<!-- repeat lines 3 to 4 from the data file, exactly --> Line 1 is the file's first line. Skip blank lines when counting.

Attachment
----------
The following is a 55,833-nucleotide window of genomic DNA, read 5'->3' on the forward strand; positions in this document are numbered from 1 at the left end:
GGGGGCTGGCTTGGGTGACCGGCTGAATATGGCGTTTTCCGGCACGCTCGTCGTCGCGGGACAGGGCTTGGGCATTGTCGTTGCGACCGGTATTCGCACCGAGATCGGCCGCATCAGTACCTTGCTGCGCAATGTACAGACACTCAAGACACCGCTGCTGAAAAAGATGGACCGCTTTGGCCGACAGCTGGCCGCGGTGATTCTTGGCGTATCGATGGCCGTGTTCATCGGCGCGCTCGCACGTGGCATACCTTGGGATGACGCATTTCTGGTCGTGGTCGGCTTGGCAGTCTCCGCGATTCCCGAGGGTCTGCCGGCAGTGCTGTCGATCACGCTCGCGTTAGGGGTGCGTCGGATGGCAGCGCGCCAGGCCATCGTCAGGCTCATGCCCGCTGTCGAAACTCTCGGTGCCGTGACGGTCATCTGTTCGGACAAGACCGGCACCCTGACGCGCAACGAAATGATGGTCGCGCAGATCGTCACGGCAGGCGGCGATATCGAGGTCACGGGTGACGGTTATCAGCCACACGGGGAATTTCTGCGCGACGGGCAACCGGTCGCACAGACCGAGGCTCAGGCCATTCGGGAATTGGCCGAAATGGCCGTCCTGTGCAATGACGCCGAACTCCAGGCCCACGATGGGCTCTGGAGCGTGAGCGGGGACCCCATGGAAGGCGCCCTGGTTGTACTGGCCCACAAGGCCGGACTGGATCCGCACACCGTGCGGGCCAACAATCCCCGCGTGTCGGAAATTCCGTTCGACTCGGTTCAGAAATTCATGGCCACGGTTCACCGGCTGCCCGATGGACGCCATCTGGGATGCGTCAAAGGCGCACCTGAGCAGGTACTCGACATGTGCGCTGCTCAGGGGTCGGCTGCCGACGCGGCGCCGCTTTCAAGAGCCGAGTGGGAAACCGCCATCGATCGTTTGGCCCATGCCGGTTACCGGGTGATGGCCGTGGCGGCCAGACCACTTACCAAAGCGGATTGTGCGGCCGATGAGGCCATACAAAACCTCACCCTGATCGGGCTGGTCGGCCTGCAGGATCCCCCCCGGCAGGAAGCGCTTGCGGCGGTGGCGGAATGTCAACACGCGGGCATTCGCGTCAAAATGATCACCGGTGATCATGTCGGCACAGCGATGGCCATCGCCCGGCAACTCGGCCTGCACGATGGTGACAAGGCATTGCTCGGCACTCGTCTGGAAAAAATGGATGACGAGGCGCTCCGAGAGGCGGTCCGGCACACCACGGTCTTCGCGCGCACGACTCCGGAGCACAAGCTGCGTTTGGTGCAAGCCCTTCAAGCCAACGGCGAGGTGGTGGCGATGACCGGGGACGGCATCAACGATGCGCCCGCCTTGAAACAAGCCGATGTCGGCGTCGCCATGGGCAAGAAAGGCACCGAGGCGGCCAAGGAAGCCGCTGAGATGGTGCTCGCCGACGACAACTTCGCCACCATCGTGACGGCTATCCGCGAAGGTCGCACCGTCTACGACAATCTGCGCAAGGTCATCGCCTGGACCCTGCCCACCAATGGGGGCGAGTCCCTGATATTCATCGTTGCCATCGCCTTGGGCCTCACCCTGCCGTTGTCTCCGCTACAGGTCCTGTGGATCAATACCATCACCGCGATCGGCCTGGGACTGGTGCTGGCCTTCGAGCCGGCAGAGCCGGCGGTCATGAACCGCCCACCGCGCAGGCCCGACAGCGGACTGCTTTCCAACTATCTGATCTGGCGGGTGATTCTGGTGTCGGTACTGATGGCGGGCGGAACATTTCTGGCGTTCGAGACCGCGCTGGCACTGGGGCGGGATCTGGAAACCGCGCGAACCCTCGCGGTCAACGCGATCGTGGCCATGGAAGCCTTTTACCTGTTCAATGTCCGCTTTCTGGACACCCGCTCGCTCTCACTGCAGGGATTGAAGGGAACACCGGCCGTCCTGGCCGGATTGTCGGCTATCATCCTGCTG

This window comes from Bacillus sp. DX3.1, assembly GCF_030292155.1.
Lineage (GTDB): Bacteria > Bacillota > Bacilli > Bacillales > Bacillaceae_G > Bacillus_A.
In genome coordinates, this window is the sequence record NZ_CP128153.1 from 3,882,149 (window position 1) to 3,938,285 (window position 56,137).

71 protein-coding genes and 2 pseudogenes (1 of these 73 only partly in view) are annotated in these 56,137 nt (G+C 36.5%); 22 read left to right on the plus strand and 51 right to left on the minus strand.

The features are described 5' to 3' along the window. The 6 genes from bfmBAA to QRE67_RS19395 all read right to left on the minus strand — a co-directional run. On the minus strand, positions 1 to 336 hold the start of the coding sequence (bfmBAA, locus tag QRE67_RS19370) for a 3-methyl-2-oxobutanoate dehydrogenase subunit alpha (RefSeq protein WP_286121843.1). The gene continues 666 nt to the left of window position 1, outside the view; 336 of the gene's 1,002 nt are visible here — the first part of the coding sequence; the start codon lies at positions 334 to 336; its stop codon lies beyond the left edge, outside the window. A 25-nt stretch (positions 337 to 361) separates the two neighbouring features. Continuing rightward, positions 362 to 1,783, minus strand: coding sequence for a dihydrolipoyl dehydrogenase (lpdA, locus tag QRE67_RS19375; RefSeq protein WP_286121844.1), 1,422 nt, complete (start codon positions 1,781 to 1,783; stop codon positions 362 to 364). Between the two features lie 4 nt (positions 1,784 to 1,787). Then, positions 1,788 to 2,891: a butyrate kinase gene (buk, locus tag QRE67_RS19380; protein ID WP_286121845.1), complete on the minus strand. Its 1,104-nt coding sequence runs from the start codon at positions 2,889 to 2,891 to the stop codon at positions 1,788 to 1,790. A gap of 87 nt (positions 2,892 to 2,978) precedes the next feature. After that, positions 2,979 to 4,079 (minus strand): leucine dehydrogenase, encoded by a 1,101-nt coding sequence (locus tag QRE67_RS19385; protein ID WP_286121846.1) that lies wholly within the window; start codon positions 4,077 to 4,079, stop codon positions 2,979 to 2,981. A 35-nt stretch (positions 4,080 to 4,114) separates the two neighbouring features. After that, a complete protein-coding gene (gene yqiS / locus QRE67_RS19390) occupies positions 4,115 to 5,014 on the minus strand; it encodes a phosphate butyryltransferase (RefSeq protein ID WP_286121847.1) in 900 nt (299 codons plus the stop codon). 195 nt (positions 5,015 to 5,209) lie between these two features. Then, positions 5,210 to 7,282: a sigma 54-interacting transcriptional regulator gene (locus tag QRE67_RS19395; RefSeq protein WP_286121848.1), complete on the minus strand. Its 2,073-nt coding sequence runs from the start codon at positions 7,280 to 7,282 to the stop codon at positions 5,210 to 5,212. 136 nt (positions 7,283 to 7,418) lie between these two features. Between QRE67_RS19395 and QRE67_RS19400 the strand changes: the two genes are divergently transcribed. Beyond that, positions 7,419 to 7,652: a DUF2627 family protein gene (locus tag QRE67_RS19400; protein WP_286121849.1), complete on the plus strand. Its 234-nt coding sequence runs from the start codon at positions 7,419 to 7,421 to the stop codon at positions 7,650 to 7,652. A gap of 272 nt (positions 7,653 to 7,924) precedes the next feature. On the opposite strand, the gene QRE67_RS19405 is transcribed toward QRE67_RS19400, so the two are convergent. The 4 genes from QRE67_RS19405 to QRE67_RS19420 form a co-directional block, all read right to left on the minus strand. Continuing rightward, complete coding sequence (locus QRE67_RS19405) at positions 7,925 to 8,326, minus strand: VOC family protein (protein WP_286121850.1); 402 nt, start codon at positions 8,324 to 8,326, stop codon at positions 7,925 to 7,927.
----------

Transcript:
This window comes from Bacillus sp. DX3.1, assembly GCF_030292155.1.
Lineage (GTDB): Bacteria > Bacillota > Bacilli > Bacillales > Bacillaceae_G > Bacillus_A.